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Ask Stewart Brand About Protecting Resources and Reviving Extinct Species

samzenpus posted about 7 months ago | from the go-ahead-and-ask dept.

Earth 59

samzenpus (5) writes "Stewart Brand trained as a biologist at Stanford, was associated with Ken Kesey and the "Merry Pranksters", and served as an Infantry officer in the U.S. Army. His books include Whole Earth Discipline: The Rise of Ecopragmatism, The Clock of the Long Now, How Buildings Learn, and The Media Lab. He is the founder/editor of the Whole Earth Catalog, the co-founder of The Long Now Foundation, The WELL, and the Global Business Network. His latest project, Revive & Restore, may be his most ambitious yet. Revive and Restore aims to bring back extinct species and provide genetic rescue for endangered species that are spiraling down with inbreeding problems. Mr. Brand has agreed to answer any questions you may have but please limit yourself to one question per post."

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Sparing expenses? (-1, Offtopic)

CamelTrader (311519) | about 7 months ago | (#46919567)

My limited understanding of reviving extinct species is that it is important to spare no expense. Have you spared any expenses? I think Richard Kiley is also required; will he be the first to be revived?

Re:Sparing expenses? (-1)

Anonymous Coward | about 7 months ago | (#46919579)

Extinct species: niggers who can exist in large numbers without becoming ghetto-fied.

Re:Sparing expenses? (0)

Jeremiah Cornelius (137) | about 7 months ago | (#46923535)

Mr. Brand, when did you first discover the secret of initiation into the satanic cabal for which you are now a principle lieutenant, and is it actually true that your rites are of a lineage unbroken, from days of the black magicians in Babylon?

Which Species, and Why? (2)

Penguinisto (415985) | about 7 months ago | (#46919905)

This leads to a follow-on question: What criteria does one give when determining whether a species should be revived or not?

Personally, not every species should be revived, no matter how cute it may or may not be, or its perceived usefulness, or some misguided idea that all species must be saved no matter what (in spite of species having gone extinct since the dawn of time with no help from mankind whatsoever, and many of whom would have prevented mankind from rising up had they not gone extinct, etc...) Now if it's clearly mankind's fault that one dies off, sure - let's see if we can bring it back. Otherwise, well...

Re:Which Species, and Why? (2)

CastrTroy (595695) | about 7 months ago | (#46919981)

Do you have any examples of species that shouldn't be brought back? Why not bring them back just for the sake of science or even just curiosity? Imagine going to zoo and seeing animals that were once extinct. Dinosaurs weren't wiped out by man, but it sure would be nice to be able to definitively answering some questions about them by actually making a living specimen out of their DNA.

Re:Which Species, and Why? (1)

CrimsonAvenger (580665) | about 7 months ago | (#46920073)

Dinosaurs weren't wiped out by man, but it sure would be nice to be able to definitively answering some questions about them by actually making a living specimen out of their DNA.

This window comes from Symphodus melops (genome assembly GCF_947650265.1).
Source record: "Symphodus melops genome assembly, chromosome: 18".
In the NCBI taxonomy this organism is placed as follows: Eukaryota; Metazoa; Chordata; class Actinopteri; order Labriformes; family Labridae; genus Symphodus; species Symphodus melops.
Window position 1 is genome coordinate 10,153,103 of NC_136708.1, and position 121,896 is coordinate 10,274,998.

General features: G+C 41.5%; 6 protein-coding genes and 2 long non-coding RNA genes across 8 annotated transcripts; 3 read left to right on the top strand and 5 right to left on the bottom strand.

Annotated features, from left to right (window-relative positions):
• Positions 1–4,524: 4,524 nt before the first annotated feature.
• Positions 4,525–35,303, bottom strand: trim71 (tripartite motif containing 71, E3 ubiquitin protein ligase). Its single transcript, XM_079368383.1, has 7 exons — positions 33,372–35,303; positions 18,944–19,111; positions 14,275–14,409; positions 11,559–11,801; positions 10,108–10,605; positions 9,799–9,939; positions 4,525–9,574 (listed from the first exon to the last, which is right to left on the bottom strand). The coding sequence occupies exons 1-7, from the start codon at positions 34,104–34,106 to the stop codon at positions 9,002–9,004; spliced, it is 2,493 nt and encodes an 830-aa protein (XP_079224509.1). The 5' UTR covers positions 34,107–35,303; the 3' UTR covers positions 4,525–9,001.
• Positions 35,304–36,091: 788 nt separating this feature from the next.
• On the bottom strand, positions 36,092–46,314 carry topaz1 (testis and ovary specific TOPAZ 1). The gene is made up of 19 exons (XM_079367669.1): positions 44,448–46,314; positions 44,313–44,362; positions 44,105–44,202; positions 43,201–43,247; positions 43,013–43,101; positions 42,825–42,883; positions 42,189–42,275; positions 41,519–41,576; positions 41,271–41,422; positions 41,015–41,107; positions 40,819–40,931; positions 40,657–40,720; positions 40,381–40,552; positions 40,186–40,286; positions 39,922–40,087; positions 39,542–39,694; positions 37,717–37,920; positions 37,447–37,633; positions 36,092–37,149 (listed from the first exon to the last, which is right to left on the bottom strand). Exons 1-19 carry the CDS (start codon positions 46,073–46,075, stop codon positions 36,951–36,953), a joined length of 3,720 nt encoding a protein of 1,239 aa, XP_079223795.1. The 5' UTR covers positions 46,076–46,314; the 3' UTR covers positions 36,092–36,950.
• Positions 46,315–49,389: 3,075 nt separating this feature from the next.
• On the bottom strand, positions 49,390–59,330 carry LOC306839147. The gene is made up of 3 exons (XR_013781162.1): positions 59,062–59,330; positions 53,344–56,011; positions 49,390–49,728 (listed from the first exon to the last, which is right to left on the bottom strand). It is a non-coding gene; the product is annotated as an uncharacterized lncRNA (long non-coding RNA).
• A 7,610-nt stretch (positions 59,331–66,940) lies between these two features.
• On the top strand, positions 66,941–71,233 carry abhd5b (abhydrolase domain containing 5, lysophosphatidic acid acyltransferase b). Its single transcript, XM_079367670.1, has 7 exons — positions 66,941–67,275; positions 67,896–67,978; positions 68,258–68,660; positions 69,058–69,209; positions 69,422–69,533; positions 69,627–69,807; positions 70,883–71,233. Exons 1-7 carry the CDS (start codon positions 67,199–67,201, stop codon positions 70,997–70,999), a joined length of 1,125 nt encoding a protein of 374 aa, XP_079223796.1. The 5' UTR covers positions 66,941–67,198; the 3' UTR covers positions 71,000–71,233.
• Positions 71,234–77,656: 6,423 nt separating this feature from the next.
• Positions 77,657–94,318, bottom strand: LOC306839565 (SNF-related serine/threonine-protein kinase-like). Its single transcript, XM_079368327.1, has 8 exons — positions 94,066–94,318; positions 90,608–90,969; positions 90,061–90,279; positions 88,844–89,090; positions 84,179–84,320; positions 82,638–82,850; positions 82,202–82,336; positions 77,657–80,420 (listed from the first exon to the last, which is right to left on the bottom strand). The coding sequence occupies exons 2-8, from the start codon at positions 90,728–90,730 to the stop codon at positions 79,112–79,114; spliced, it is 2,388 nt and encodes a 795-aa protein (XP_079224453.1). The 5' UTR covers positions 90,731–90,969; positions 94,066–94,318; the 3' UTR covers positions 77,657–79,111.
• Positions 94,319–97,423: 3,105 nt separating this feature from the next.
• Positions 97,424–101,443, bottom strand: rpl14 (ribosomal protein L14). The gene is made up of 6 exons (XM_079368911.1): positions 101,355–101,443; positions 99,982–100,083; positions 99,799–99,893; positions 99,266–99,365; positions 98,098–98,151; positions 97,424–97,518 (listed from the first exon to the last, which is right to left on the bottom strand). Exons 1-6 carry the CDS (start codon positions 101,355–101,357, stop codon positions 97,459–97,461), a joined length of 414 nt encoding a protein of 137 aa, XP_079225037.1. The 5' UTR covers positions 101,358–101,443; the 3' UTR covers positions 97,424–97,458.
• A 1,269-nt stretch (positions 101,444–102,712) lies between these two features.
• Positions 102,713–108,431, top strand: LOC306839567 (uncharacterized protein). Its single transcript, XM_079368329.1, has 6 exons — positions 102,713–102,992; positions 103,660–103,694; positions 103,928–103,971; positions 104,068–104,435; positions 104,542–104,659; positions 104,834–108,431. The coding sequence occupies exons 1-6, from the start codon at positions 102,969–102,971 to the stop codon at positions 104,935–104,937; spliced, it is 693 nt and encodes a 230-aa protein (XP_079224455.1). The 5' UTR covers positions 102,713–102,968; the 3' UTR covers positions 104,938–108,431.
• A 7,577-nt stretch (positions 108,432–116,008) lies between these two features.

Two things:

1) Unless you have 100% of their DNA, you won't get any good answers by making a living specimen. And we don't have complete DNA for any dinosaur except...

2) it must be remembered that dinosaurs were not wiped out. I'm looking at a pair of them at my bird feeder right now (red headed woodpeckers, in this particular case, but there were some rose-breasted grosbeaks passing through earlier in the week).

Do remember, birds are dinosaurs....

Re:Which Species, and Why? (1)

CastrTroy (595695) | about 7 months ago | (#46920221)

As far as your second point goes, I suppose that we shouldn't worry about elephants or rhinos going extinct, because we have plenty of other mammals around. Also, we may not have all the DNA yet, but some day we might, if we find enough specimens.

Re:Which Species, and Why? (1)

GameboyRMH (1153867) | about 7 months ago | (#46920421)

Nope it's impossible to do a Jurassic Park on dinosaurs, DNA just won't last long enough:

http://www.wired.com/2012/10/j... [wired.com]

Re:Which Species, and Why? (1)

CastrTroy (595695) | about 7 months ago | (#46921327)

FTFY. Based on current scientific knowledge DNA just won't last long enough. Whether or not something is possible is completely irrelevant to whether or not we should. Assuming we can clone dinosaurs, what reasons are there for not doing it?

Re:Which Species, and Why? (1)

GameboyRMH (1153867) | about 7 months ago | (#46921663)

I'm not saying we shouldn't. I'm just saying we couldn't. Dinosaur DNA would have to last literally orders of magnitude longer than the oldest DNA fragments found so far, which were badly damaged themselves.

Re:Which Species, and Why? (1)

TheTurtlesMoves (1442727) | about 7 months ago | (#46927105)

I have worked with this data. Its very short fragments and are far from complete. Hell even modern genomes are far from complete. We know that DNA is simply not long term stable unless preserved at very cold temperatures. Temperatures that just have not been around on earth for that long in a single location.

Re:Sparing expenses? (1)

interkin3tic (1469267) | about 7 months ago | (#46920959)

They should probably cut corners. Life, uh, probably can't find a way.